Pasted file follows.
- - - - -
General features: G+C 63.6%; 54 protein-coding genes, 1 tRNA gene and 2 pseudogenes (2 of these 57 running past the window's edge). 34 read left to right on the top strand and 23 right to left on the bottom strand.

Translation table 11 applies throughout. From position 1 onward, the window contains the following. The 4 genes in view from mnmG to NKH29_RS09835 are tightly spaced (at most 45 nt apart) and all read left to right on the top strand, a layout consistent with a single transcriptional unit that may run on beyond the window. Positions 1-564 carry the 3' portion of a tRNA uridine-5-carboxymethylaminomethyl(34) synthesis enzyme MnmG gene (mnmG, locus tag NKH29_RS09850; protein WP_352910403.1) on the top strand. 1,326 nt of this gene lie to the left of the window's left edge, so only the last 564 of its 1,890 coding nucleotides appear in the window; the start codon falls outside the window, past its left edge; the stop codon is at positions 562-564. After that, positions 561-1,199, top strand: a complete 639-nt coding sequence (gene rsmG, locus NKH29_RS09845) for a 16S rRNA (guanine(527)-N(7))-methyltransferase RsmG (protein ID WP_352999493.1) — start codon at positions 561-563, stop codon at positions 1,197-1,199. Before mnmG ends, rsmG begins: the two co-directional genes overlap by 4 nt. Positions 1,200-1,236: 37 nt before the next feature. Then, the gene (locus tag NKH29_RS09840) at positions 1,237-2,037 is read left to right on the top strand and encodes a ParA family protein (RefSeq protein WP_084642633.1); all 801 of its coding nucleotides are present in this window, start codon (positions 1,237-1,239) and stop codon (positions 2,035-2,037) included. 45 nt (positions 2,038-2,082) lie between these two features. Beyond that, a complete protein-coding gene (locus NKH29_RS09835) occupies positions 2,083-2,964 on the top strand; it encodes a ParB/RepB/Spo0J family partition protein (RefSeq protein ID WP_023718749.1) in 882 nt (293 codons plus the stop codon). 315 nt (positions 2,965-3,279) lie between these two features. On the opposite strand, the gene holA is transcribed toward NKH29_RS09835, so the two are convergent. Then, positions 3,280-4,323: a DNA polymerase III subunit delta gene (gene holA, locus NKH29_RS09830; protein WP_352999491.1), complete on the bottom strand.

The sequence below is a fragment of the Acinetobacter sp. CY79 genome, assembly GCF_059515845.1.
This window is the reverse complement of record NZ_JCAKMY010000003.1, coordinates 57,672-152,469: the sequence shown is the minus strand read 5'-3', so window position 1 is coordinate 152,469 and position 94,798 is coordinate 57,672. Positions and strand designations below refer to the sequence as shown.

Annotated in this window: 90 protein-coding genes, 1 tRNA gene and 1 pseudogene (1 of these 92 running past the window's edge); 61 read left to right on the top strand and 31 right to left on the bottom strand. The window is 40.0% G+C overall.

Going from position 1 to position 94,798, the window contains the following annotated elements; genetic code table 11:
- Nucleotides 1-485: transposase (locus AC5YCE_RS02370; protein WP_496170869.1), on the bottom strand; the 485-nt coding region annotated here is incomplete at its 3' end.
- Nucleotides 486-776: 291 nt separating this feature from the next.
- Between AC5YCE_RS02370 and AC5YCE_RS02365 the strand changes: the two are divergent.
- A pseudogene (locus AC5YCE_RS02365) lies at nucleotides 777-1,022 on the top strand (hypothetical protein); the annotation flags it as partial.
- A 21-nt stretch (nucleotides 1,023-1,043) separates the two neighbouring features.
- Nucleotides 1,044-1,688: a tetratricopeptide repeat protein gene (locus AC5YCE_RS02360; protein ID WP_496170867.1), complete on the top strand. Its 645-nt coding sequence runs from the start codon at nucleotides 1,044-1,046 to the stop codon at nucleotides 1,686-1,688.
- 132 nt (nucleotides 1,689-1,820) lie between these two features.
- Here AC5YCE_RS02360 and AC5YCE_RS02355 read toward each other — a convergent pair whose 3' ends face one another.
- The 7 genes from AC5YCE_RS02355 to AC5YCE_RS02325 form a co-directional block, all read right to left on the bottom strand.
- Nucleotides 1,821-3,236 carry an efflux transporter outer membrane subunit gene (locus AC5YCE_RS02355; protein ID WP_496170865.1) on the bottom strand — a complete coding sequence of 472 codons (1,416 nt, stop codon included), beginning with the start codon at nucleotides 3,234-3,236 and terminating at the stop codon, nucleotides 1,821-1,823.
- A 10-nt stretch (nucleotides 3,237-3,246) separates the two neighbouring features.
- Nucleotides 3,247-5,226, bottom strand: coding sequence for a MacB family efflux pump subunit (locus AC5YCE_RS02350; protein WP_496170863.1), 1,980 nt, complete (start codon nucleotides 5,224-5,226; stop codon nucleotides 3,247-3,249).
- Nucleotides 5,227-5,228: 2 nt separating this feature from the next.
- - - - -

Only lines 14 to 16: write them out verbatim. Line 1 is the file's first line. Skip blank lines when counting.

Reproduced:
- Here AC5YCE_RS02360 and AC5YCE_RS02355 read toward each other — a convergent pair whose 3' ends face one another.
- The 7 genes from AC5YCE_RS02355 to AC5YCE_RS02325 form a co-directional block, all read right to left on the bottom strand.
- Nucleotides 1,821-3,236 carry an efflux transporter outer membrane subunit gene (locus AC5YCE_RS02355; protein ID WP_496170865.1) on the bottom strand — a complete coding sequence of 472 codons (1,416 nt, stop codon included), beginning with the start codon at nucleotides 3,234-3,236 and terminating at the stop codon, nucleotides 1,821-1,823.